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Uploaded:2015-08-07
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In which Hank discusses his new obsession. There are /so many/ words for "Cool" because what is cool is always changing and we need new words to embody that new aesthetic. This has resulted in a wonderful and beautiful (and sometimes worrying) array of words that mean the same thing (cool) and yet different things (the cool of a particular place and time).

This discussion of when and how slang becomes cultural appropriation is one of the best I've seen: http://www.reddit.com/r/linguistics/comments/2xqe13/slang_and_cultural_appropriation/

And this article on what cultural appropriation is is a great introduction: http://everydayfeminism.com/2015/06/cultural-appropriation-wrong/


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Hank: Good morning, John, I have developed an unhealthy obsession with the word 'cool'.  Not the concept of 'cool', that's just--I mean--that's a lot and I'm clearly not an expert.  I mean the word or words that we use to identify that mutable mix of simultaneously embodying and defying culture and defining culture as well, if nothing else, cool and its neighborhood of words attempt to define a leading edge of cultures' aesthetic, an edge that seems out of everyone's control, precisely because it's controlled by everyone, and there are a lot of these words precisely for that reason.

As culture changes, it needs new words to embody itself, because those old words are defining an old culture, and as culture changes faster, we get more and more of them.  Now, it's widely accepted that the word with the most synonyms in English is drunk.  This was, I think, first proposed by Benjamin Franklin, and it is difficult to argue with, but mostly because it's just very hard to measure slang.  In any case, though, I think that 'cool' could give 'drunk' a run for its money.

Dope, rad, bad, off the heezy, the bee's knees, on the ball, peachy keen, slammin', smokin', sweet, far out, groovy, hip, legit, boss, wizard, wicked, jokes, choice, gnarly, the cat's pajamas, crackalackin, nifty, fine, fab, fly, fresh, phat, and on fleek.  Just to name a few!  Culture defines the words and the words define the culture.  The very existence of the concept of cool itself requires a kind of cultural self-awareness. Culture needs to know that culture exists, so it can identify and co-opt words to use to define itself with, but I think that culture is aware of itself in a kind of limited way.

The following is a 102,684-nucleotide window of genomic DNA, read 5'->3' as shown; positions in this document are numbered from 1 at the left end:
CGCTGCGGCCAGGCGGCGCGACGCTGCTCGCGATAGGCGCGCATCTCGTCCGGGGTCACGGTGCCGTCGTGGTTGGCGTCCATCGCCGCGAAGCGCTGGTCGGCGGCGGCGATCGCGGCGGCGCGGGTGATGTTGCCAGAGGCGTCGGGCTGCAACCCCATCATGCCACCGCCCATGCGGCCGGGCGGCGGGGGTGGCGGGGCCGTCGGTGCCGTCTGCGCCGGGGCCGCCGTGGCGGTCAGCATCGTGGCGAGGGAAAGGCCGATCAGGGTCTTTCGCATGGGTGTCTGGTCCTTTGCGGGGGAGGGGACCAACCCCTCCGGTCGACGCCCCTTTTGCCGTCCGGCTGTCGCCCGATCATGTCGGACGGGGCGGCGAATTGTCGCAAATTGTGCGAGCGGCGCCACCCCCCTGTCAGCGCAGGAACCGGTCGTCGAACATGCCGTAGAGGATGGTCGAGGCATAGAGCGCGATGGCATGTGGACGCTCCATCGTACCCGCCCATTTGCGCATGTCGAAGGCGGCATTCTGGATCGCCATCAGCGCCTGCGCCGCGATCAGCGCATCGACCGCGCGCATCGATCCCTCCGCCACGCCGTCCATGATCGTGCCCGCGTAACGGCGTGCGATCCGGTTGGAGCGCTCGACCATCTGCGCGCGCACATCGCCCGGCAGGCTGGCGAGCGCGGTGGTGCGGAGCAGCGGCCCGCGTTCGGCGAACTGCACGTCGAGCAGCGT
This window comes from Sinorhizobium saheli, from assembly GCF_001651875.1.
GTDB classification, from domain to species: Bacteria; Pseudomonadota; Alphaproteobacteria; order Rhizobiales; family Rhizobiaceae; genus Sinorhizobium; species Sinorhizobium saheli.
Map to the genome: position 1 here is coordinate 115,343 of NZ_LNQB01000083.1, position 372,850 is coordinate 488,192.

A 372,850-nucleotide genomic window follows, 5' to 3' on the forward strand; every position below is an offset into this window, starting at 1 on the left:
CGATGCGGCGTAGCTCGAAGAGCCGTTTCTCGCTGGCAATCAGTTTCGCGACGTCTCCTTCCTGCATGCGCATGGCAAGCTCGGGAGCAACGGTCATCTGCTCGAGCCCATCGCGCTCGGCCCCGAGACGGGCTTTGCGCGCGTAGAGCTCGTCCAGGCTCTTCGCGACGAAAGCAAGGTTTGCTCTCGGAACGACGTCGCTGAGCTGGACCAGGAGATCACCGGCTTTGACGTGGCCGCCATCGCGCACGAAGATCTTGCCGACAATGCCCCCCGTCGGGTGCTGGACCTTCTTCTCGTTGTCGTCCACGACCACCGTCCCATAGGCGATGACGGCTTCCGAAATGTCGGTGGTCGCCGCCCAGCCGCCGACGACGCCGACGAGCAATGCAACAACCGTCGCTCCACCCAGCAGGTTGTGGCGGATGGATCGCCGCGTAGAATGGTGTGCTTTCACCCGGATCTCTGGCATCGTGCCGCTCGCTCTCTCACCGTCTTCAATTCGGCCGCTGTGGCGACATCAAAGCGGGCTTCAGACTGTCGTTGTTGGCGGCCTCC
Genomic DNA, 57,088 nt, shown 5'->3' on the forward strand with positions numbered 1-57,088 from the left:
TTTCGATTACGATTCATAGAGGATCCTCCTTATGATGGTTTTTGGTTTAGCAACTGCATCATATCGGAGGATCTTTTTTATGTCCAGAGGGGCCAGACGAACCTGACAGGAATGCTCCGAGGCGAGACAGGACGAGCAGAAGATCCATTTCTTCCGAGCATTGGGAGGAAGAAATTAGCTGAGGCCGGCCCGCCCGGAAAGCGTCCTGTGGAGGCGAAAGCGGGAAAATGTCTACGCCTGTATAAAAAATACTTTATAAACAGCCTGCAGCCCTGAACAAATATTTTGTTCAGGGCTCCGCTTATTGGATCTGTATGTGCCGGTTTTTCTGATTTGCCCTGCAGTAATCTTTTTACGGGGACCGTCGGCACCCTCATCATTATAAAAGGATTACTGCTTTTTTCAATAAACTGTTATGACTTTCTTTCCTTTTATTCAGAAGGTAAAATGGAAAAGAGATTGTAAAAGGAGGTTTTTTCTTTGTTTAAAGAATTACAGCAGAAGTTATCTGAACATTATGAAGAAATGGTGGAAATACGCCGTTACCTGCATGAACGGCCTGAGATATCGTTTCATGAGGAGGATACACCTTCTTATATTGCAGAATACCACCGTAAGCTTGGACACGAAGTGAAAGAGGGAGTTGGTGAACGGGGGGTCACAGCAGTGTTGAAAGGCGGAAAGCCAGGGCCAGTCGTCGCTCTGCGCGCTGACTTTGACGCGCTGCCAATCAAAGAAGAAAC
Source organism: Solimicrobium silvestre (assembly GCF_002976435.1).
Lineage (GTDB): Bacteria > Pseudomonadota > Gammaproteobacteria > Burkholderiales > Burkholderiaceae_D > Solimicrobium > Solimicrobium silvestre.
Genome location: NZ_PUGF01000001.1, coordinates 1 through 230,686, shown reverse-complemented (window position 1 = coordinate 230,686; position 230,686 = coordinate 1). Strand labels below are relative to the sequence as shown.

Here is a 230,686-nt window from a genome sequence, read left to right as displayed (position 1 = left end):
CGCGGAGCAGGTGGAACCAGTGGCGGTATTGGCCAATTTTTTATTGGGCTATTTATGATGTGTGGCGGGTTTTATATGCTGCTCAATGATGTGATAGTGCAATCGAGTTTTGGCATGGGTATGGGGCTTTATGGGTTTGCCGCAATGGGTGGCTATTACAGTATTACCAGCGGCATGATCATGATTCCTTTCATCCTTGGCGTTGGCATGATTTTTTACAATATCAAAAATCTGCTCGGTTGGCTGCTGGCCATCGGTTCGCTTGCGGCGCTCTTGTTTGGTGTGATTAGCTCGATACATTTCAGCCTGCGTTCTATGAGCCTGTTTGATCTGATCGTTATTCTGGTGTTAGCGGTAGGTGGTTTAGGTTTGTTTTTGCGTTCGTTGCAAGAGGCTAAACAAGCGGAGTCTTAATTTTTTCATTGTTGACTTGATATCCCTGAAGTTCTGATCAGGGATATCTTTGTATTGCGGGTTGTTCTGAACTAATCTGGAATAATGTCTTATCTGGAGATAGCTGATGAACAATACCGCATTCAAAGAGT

Like, when I look at myself in the mirror, I'm seeing myself on the surface level.  I can like, do my hair and check for my pimples, but not really gettin' very deep.  When I think about myself, though, I'm thinking about my hopes and my fears and my motivations, and the effects that I have on the world around me.  That's what I'm thinking about my actual self, and that's a whole other thing.

Culture, it feels like, is kinda of often mindlessly self-aware, like it's looking at itself in the mirror and being quite impressed with what it sees there, but not examining itself in a deeper way.  Culture has a hard time being truly self-aware, being able to examine itself, its motivations, its effects, and its hopes and its fears.  It's hard for culture to do that, but one way that we can do it is to examine the choices that culture makes, and maybe that'll give us some deeper insight, and 'cool', that bleeding edge of the collective self, is a really good place to look for that insight.  

Like in the 60s, with the focus on both space exploration and drug culture, words for 'cool' were like, 'far out', and 'out of this world' or just 'gone'.  Surfer culture was more about enthusiasm than aloofness, and spawned words like 'mondo' and 'bodacious' and 'radical'.

These words almost always come to the mainstream from some kind of subculture, out of rock and roll or punk or beat poets, but most commonly, they come out of marginalized cultures.  The first use of 'cool' itself to identify the concept of coolness was traced back to the 1880s in African-American English.  Often, these words are co-opted and redefined by the mainstream in a kind of colonization of the cool of marginalized cultures that the mainstream has itself marginalized.  

Diversity creates these opportunities for cultural advancement, but the wave can also be destructive if we forget that we're the ones who built it and don't question its effects.  Ultimately, and thank goodness, we get to decide for ourselves what 'cool' is.  We both create and are created by culture.  So maybe we have an obligation to inspect that wave and to see if we can understand its motivations and its effects.  And that is why I have become obsessed with the word 'cool'.  John, I'll see you on Tuesday.

Please, I want so badly for there to be productive discussion in the comments.  There was a lot that I couldn't say in this video, because there's just not enough time, so I hope a lot of that discussion gets to happen down in the comments.  

Also, I'm going to be performing with Welcome to Night Vale in Portland and Seattle on October 27th and 28th, and yes, NerdCon: Stories is still a thing that's going to be happening October 9th and 10th in Minneapolis.  Post-VidCon, we've been doing a lot of talking and planning about NerdCon: Stories and I'm really excited about it.  We've sold most of the tickets, but not all of them.  Okay.  Goodbye.